Murphy's law applies to the general Internet worship and optimism, Google (among others, of unknown intentions and alliances) taking the role of "what can go wrong". Our technology, including operating systems and browsers, is still based on the assumption that all humans are good.


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Subject: RE: Tech: Google keeps getting smarter and smarter
From: Greg F.
Date: 07 Sep 13 - 08:59 AM

Our technology, including operating systems and browsers, is still based on the assumption that all humans are good.

And on the assumption that all humans are mindless idiot sheep.


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Subject: RE: Tech: Google keeps getting smarter and smarter
From: Bill D
Date: 07 Sep 13 - 11:35 AM

"And on the assumption that all humans are mindless idiot sheep."

naawwww..just that enough of them are.


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Subject: RE: Tech: Google keeps getting smarter and smarter
From: Jim Dixon
Date: 09 Sep 13 - 08:48 AM

It happened again. I typed "the main think" which was a typo for "the main thing." The green dots appeared under "think". Now, how could Google have known "think" was the wrong word unless it was considering context? Obviously, it was considering context.

Maybe you all knew that, but I'm glad I now have proof.

I think that's great, and I'm glad I have Google to do that for me.


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Subject: RE: Tech: Google keeps getting smarter and smarter
From: JohnInKansas
Date: 09 Sep 13 - 10:20 AM

Jim D -

As mentioned, Google hits are based on popularity of the sites it has indexed. If lots of people have searched for "the main thing" and fewer people have searched for "the main think" it's trivial for Google to assume that you made a typing error and you're one of the lemmings who wants to go to the beach with the rest of them.

In most cases, they're probably right, since few people can type with any accuracy at all; but there's little real cleverness in this method.

An "associated technique" (that may have originated with Amazon(?)) is the occasional "hint" that "others who searched for xxx also searched for yyy;" but if you follow any of those links you usually find they're mostly "Google advertisers."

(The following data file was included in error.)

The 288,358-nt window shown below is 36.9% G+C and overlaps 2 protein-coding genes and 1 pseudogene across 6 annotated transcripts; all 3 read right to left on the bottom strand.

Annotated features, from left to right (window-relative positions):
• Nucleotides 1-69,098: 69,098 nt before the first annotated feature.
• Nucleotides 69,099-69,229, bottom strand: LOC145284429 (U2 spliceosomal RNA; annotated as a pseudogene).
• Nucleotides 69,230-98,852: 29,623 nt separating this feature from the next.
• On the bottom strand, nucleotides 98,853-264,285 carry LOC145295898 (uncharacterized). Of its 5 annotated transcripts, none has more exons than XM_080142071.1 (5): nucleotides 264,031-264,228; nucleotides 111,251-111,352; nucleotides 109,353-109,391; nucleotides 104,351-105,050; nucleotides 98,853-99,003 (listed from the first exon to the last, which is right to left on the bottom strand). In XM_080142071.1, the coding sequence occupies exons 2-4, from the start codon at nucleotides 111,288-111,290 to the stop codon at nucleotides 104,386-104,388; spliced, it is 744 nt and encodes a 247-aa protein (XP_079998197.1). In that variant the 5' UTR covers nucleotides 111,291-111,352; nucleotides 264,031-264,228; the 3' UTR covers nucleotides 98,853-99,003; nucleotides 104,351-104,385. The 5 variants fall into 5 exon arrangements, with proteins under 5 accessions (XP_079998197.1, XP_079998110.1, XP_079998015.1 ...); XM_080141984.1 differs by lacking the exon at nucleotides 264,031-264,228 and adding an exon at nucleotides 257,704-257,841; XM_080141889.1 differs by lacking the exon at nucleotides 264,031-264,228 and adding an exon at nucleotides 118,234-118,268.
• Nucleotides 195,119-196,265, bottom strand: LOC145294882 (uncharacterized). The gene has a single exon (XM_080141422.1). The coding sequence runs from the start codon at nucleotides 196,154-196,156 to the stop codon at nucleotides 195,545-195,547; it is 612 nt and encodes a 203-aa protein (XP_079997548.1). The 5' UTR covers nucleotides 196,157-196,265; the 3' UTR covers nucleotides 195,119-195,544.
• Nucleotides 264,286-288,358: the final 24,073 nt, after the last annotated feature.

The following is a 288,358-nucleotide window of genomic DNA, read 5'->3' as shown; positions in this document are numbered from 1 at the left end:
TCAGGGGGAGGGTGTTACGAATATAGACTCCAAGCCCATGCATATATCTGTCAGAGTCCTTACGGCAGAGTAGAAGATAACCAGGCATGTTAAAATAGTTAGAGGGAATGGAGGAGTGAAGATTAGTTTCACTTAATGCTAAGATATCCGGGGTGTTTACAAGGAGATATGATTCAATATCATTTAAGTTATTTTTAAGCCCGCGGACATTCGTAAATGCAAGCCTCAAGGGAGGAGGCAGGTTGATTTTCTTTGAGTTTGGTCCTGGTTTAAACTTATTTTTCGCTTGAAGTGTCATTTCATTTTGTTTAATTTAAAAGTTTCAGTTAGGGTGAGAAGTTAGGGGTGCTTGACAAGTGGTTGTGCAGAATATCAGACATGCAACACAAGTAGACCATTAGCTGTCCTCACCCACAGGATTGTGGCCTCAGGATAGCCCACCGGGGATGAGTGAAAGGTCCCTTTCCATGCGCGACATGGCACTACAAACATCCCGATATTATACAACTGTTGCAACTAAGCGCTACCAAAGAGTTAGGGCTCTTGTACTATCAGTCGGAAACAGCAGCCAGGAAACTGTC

If you happen to be the first one, or one of the first few, to search for something, the probability of getting a useful hit from Google is near zero (and declining). (IMO)

John


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Subject: RE: Tech: Google keeps getting smarter and smarter
From: Jim Dixon
Date: 09 Sep 13 - 08:25 PM

John: Perhaps I wasn't clear. I am not talking AT ALL in this thread about using the Google search function. I am talking about using Google Chrome as a browser and then typing stuff into a text box, such as I am doing right this second--typing text that will be posted to Mudcat. This is exactly the same thing that everybody does when they post messages to Mudcat, except that they might be using other browsers. It is within this text box--the one that has a "Submit Message" below it--that I am seeing typos being flagged with red or green underline.

I realize some of the same technology that is used to detect and correct typing errors when I type a search argument at Google.com might also be used to detect and correct typing errors when I type text to be posted at Mudcat.org--but before you tell me "there's nothing remarkable about that" please tell me: DOES ANY OTHER BROWSER DO THAT?


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Subject: RE: Tech: Google keeps getting smarter and smarter
From: JohnInKansas
Date: 09 Sep 13 - 10:16 PM

Jim -

Sorry if I misunderstood what you were talking about. With the Google toolbar in IE that function was available several versions back, but wasn't particularly helpful so I turned it off "back then" and haven't looked for it again since. Can't say if it's in later versions of the tools other than on Chrome.

For a look at even newer Google cleverness - more applicable to your subject(?) - you might want to take a look at:

Security experts question if Google's Chrome Apps is worth the risk

By Antone Gonsalves | CSO | 09 September 13

Google's launch of Chrome Apps, a new breed of browser-based software that will run on top of any operating system, has left skeptical security experts wondering whether Google is creating a needless opening for cybercriminals.

Launched late last week, Chrome Apps is Google's latest step toward embedding its many services in the operating systems of rivals Microsoft and Apple. The goal is make apps running on Google's platform appear to run natively on either Windows or Mac OS X, respectively.

...

While the goal makes good business sense, security experts worry that Google is creating a layer of complexity that will introduce a new set of vulnerabilities that cybercriminals can exploit. Much of the concern is based on the huge security headache caused by other cross-platform technologies for running applications, such as Adobe Flash and Java, which was developed by Sun Microsystems. Sun was acquired by Oracle in 2009.

"Sun pioneered the write once, infect everywhere model that Oracle has perpetuated," said Randy Abrams, research director for security adviser NSS Labs.

Because Google gathers enormous amounts of user data, Chrome Apps are unlikely to be welcomed by companies, Abrams said. "There are serious concerns as to privacy and data leakage when it comes to Google," he said. "Chrome Apps will be a huge concern for enterprises trying to protect intellectual property and other sensitive data, as well as a new security headache."

...


Also perhaps of interest:

Internet Explorer 10 blocks more malware than Chrome or Firefox, test finds

After testing the latest version of each of the five browsers against 754 malware-infected URLs over 28 days, IE10 (running on Windows 8) achieved a raw block rate of 99.9 percent, ahead of Chrome's 83.1 percent, Firefox's 10 percent, Safari's 9.9 percent and Opera's 1.8 percent.

John